Building credit can be a daunting process, especially for young adults and those who are new to the UK. In this comprehensive guide, we explore the different ways you can build your credit score and gain access to financial products like loans or mortgages.
Let’s learn how to build a good credit score that will serve you well in the future!
Credit is a financial agreement in which a borrower agrees to receive funds from a lender and repay those funds, plus any interest and fees specified, over a set period of time.
Credit is important because it allows people to finance large purchases, such as homes and cars, or consolidate debt. It can also help to build a person's credit history, which is important for securing loans in the future.
When used responsibly, credit can be a valuable tool. However, when misused, it can lead to financial difficulties. This is why it’s important to build your credit history as much as possible.
Your credit score is a number that represents your creditworthiness. It is used by lenders to determine whether you are a good candidate for a loan and what interest rate they will offer you.
There are four main factors that go into your credit score:
Payment history: This includes whether you have made your payments on time and if you have any missed or late payments.
Credit utilisation: This is the amount of debt you have relative to your credit limit. It's important to keep this number low, as it shows that you're not maxing out your credit cards and using all of your available credit.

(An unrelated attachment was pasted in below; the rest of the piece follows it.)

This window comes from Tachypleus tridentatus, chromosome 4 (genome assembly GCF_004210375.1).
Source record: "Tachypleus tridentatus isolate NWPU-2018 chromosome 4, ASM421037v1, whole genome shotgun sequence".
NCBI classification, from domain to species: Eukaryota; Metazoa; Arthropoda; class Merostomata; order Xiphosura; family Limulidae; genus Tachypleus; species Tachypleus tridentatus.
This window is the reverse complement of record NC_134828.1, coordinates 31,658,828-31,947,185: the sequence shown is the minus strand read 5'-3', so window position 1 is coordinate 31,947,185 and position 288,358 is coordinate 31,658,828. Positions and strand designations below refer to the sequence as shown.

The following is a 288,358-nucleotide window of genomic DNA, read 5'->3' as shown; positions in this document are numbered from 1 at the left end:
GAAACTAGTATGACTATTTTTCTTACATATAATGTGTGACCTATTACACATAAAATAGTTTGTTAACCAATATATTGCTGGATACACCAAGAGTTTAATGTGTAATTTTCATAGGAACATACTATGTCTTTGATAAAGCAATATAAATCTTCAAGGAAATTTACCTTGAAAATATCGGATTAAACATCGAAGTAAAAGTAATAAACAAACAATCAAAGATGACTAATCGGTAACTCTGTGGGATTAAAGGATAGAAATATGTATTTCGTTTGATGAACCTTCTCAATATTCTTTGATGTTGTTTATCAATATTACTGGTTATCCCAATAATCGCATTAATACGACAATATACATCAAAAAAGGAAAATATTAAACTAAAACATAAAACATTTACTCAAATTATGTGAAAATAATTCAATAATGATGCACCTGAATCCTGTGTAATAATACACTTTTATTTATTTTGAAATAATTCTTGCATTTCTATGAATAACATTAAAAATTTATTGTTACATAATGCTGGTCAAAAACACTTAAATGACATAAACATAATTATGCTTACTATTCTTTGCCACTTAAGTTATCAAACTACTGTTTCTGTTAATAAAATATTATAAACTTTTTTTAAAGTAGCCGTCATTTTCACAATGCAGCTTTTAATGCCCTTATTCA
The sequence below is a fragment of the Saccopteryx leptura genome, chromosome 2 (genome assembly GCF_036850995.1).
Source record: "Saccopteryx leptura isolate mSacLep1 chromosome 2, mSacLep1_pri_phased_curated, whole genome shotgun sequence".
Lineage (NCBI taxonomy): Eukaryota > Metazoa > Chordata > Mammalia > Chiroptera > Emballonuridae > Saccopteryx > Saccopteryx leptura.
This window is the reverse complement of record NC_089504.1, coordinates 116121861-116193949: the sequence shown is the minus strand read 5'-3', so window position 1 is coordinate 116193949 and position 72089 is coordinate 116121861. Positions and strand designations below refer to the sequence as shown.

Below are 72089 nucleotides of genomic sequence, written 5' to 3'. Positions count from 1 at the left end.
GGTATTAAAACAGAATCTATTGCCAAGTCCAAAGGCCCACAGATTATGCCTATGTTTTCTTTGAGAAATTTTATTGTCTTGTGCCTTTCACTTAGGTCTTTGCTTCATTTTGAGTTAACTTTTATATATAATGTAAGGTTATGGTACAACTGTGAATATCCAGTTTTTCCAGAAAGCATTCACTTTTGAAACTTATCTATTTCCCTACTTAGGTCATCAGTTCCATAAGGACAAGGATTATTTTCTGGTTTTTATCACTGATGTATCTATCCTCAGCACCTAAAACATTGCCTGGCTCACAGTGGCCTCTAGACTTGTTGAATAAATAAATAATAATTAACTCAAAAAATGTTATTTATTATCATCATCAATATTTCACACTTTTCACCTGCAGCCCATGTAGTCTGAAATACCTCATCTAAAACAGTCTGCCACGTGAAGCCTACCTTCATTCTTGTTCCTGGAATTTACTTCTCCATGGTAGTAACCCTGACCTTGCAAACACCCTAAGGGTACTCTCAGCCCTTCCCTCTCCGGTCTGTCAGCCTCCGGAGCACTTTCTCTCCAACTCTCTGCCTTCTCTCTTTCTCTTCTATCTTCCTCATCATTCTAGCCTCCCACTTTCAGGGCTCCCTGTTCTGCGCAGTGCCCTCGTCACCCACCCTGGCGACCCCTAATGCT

Length of credit history: A longer credit history is generally better than a shorter one. This shows lenders that you've been managing your finances responsibly over a longer period of time.
Types of credit: The mix of different types of credit (e.g., mortgage, car finance, student loan, credit card) in your credit file also matters. Having a diversified mix shows that you can handle different types of debt responsibly
The three main credit reference agencies (CRAs) in the UK are TransUnion, Equifax, and Experian. They each have their own unique credit scoring model. Credit scores usually range from around 0 to 1,000 so your score might differ between the various CRAs.
However, keep in mind that when you’ve immigrated to the UK you won’t have a credit profile and you’ll effectively have a clean slate.
This means you’ll need to start building credit in one or more ways to get a credit score and then continue improving your credit score and credit profile over time.
There are a few things you can do to help build your credit from scratch. Let’s look at a few easy ways that you can build your credit history as a young adult or recent immigrant to the UK.
One way is to get a credit builder card. This type of credit card allows you to build up your credit by making small payments over time.
With a credit builder credit card, you will typically have lower initial credit limits as lenders need to reduce their risk but this means they may also come with higher APRs.
When using a credit builder card, use your credit but spend wisely - always pay back as much as possible. Paying back more every month also means you’ll pay less interest.
Make sure all payments are on time. You can also set up a Direct Debit to ensure that your payments are automatically paid on time every month.
Opening a bank account is a great way to show that you are responsible and want to build your credit. If you have an overdraft, make sure that you never spend up to your full limit.
Staying well below your overdraft limit will also keep your credit utilisation ratio low, which is another positive signal for potential creditors.
This is one of the most important ways to start building credit and also one of the first things credit reference agencies look for.